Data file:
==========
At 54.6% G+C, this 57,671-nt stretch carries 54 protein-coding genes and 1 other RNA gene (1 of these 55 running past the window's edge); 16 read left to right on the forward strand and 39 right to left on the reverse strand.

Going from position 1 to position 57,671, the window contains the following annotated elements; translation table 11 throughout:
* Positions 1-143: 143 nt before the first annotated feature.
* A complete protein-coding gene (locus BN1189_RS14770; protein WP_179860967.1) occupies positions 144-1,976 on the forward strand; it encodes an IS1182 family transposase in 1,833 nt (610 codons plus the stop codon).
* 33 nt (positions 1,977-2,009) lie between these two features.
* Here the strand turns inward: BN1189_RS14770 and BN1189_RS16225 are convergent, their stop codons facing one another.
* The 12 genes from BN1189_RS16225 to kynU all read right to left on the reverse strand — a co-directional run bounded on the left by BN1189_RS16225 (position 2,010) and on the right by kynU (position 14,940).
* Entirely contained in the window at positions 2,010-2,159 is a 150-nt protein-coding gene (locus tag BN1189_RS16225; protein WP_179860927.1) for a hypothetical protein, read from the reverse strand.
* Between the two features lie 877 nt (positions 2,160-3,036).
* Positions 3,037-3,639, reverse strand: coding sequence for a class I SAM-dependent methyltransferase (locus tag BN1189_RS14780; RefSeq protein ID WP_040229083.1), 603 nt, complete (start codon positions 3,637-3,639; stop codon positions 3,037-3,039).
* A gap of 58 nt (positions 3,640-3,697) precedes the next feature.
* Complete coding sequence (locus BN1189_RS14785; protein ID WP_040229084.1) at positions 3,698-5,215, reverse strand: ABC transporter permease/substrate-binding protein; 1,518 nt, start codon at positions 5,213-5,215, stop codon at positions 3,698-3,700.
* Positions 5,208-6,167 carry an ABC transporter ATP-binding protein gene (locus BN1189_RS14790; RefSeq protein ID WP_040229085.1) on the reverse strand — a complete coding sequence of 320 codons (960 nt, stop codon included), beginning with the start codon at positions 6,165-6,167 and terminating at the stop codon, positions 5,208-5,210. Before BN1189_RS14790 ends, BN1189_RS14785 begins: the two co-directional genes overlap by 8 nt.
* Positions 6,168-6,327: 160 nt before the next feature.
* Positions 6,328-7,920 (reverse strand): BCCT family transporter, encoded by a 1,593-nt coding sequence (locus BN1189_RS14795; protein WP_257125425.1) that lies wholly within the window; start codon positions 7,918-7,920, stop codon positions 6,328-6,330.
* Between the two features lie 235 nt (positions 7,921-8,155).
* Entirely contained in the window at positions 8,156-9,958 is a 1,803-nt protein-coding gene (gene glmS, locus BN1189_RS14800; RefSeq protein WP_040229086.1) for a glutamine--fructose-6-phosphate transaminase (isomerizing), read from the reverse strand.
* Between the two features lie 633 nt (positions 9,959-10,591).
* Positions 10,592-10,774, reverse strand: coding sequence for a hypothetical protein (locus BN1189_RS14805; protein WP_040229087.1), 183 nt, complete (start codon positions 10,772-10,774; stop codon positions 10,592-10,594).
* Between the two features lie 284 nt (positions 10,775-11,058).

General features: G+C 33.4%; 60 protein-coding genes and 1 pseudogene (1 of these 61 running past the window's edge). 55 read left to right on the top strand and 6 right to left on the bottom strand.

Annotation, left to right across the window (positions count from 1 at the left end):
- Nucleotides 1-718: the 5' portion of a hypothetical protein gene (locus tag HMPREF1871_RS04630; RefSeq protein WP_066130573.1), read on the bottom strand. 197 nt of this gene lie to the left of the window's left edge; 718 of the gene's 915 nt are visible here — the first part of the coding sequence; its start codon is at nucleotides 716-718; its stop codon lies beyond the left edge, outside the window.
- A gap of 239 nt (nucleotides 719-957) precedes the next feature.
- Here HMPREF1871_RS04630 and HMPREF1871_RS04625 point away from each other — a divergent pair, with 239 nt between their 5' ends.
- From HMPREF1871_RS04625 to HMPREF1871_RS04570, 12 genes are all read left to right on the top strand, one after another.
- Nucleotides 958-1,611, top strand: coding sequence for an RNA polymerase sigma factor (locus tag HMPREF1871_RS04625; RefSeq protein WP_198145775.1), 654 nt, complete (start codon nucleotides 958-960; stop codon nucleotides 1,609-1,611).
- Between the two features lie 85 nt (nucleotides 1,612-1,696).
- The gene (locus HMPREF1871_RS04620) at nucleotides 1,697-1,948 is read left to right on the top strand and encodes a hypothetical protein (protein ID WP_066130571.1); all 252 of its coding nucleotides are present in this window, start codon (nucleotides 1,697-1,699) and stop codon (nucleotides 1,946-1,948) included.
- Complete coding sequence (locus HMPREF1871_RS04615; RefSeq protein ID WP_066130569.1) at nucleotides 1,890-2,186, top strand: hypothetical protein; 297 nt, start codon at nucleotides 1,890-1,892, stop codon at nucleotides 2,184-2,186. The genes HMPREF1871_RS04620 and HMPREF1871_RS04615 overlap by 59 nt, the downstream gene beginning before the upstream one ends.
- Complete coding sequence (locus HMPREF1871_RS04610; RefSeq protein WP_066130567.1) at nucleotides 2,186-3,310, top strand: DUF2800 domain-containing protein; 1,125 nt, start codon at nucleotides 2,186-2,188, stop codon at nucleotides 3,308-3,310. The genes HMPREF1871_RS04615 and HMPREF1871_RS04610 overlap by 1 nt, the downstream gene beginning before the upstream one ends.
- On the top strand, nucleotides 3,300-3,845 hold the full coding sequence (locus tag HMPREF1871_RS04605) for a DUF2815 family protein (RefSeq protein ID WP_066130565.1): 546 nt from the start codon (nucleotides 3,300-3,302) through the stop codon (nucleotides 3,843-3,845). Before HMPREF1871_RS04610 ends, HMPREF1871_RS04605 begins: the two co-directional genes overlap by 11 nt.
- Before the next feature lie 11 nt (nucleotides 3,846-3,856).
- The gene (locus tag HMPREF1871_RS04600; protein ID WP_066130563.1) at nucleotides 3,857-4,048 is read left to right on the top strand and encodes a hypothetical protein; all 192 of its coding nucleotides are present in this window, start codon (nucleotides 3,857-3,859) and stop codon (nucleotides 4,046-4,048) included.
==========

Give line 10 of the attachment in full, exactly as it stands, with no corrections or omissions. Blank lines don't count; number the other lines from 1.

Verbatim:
* Positions 3,037-3,639, reverse strand: coding sequence for a class I SAM-dependent methyltransferase (locus tag BN1189_RS14780; RefSeq protein ID WP_040229083.1), 603 nt, complete (start codon positions 3,637-3,639; stop codon positions 3,037-3,039).